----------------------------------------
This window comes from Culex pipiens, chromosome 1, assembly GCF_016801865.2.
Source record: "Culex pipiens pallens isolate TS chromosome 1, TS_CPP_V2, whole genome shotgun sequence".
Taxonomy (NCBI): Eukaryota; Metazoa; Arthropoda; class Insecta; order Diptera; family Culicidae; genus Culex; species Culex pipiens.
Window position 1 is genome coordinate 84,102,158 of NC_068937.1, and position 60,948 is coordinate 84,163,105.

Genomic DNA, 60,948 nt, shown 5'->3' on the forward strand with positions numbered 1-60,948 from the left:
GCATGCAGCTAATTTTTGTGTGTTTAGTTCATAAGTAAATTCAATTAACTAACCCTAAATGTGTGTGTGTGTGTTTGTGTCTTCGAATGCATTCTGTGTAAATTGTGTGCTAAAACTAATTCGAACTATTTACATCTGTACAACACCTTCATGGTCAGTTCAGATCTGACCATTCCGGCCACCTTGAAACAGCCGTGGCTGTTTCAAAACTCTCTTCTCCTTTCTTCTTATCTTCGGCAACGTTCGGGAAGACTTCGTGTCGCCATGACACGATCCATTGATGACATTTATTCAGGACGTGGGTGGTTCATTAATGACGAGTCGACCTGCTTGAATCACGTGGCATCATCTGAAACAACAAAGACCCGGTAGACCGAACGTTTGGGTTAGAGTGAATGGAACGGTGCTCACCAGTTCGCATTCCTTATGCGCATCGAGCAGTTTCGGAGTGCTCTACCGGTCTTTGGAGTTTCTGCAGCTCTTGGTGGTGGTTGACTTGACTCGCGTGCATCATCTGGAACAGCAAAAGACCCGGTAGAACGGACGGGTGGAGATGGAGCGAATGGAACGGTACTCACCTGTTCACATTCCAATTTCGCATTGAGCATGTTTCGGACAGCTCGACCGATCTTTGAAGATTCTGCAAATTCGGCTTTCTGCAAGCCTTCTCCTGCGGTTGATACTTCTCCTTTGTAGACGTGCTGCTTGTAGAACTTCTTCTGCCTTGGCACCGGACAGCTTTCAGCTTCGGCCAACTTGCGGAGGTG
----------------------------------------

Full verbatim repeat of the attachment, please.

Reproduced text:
This window comes from Culex pipiens, chromosome 1, assembly GCF_016801865.2.
Source record: "Culex pipiens pallens isolate TS chromosome 1, TS_CPP_V2, whole genome shotgun sequence".
Taxonomy (NCBI): Eukaryota; Metazoa; Arthropoda; class Insecta; order Diptera; family Culicidae; genus Culex; species Culex pipiens.
Window position 1 is genome coordinate 84,102,158 of NC_068937.1, and position 60,948 is coordinate 84,163,105.

Genomic DNA, 60,948 nt, shown 5'->3' on the forward strand with positions numbered 1-60,948 from the left:
GCATGCAGCTAATTTTTGTGTGTTTAGTTCATAAGTAAATTCAATTAACTAACCCTAAATGTGTGTGTGTGTGTTTGTGTCTTCGAATGCATTCTGTGTAAATTGTGTGCTAAAACTAATTCGAACTATTTACATCTGTACAACACCTTCATGGTCAGTTCAGATCTGACCATTCCGGCCACCTTGAAACAGCCGTGGCTGTTTCAAAACTCTCTTCTCCTTTCTTCTTATCTTCGGCAACGTTCGGGAAGACTTCGTGTCGCCATGACACGATCCATTGATGACATTTATTCAGGACGTGGGTGGTTCATTAATGACGAGTCGACCTGCTTGAATCACGTGGCATCATCTGAAACAACAAAGACCCGGTAGACCGAACGTTTGGGTTAGAGTGAATGGAACGGTGCTCACCAGTTCGCATTCCTTATGCGCATCGAGCAGTTTCGGAGTGCTCTACCGGTCTTTGGAGTTTCTGCAGCTCTTGGTGGTGGTTGACTTGACTCGCGTGCATCATCTGGAACAGCAAAAGACCCGGTAGAACGGACGGGTGGAGATGGAGCGAATGGAACGGTACTCACCTGTTCACATTCCAATTTCGCATTGAGCATGTTTCGGACAGCTCGACCGATCTTTGAAGATTCTGCAAATTCGGCTTTCTGCAAGCCTTCTCCTGCGGTTGATACTTCTCCTTTGTAGACGTGCTGCTTGTAGAACTTCTTCTGCCTTGGCACCGGACAGCTTTCAGCTTCGGCCAACTTGCGGAGGTG